After a while, I got tired of explaining, over and over again, how journalists come up with story ideas—by going on online dates, of course!
There was a time, not so long ago, when I could look back on my relatively barren romantic life and count, one by one, the half dozen first dates I’d experienced.
That was last year, before I casually sauntered into the wide and anarchic world of online dating, overwhelming my senses with the vast number of available women in New York who were willing to meet for drinks or dinner or perhaps an afternoon walk.
It wasn’t until recently, when I stepped back to reflect on my time in the digital dating arena—a whirlwind of pretty faces and predictable interests and prosaic conversations—that I realized my lifetime date count had, like a strain of mutant amoebae, multiplied by more than sevenfold.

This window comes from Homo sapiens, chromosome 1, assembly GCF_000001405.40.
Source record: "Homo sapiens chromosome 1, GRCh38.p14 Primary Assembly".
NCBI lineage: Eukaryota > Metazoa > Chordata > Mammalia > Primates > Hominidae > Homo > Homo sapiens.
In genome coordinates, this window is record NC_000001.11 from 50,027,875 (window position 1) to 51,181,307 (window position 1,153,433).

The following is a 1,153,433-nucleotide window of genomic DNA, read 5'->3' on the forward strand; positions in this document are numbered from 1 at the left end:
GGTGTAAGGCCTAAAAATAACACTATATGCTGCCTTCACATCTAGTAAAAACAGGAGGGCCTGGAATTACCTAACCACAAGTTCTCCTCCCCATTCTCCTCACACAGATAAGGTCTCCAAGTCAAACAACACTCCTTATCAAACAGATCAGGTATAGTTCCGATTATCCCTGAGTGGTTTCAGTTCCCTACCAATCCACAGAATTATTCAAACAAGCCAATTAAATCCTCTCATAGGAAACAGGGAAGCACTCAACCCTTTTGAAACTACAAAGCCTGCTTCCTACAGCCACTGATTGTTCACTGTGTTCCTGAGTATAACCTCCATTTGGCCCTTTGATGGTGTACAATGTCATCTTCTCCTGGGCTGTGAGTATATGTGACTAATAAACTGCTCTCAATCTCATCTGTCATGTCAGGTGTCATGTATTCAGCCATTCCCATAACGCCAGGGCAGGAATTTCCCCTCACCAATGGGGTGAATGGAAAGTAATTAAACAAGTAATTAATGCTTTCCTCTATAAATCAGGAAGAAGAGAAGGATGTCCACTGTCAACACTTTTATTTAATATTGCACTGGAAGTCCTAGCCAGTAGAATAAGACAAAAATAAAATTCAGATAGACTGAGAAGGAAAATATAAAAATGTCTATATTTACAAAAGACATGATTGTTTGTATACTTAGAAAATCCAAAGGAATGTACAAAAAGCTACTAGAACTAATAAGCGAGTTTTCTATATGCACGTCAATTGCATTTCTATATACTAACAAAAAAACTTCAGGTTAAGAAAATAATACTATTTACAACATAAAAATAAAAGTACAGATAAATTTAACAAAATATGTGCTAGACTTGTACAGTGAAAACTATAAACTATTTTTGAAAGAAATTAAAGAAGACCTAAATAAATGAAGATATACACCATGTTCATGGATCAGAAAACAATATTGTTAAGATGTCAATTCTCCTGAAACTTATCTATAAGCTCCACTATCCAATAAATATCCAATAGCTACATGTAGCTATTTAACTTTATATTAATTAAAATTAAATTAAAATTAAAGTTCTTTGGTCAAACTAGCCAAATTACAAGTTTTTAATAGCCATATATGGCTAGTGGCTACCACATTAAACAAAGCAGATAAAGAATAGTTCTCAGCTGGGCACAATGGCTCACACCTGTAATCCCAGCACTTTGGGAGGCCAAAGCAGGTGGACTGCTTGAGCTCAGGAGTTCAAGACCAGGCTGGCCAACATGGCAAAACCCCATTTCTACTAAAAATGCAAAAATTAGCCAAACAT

But only one date—and I went on close to 50 via online services—made it past the first encounter.
That one petered out almost as quickly as the rest.
I certainly didn’t set out to meet as many women as possible, an exhausting goal.
I much prefer spending time with old men, who put me at ease; girls frighten me, and I have been known to vomit when the prospect of romance presents itself, fraying my nerves.
I was, however, looking for a relationship—long- or short-term, as the online dating argot goes—which, I guess, requires you to do things that make you uncomfortable.
I am, as the Jerome Kern tune goes, old-fashioned, even though I’m 26, and I like old-fashioned girls.
If I could bend the world into another reality, I would mold it after Woody Allen’s great musical comedy But I can’t, so last summer I joined Ok Cupid, the online dating site.
I’d made an account one sad evening a few years ago, but the process of scrolling through mildly pornographic photos of women I didn’t know felt voyeuristic. This time around, however, I was tired of being alone, and the possibility of meeting a lady offline seemed unlikely, even in New York, where women outnumber men—but also especially in New York, where everyone seems so guarded and preoccupied.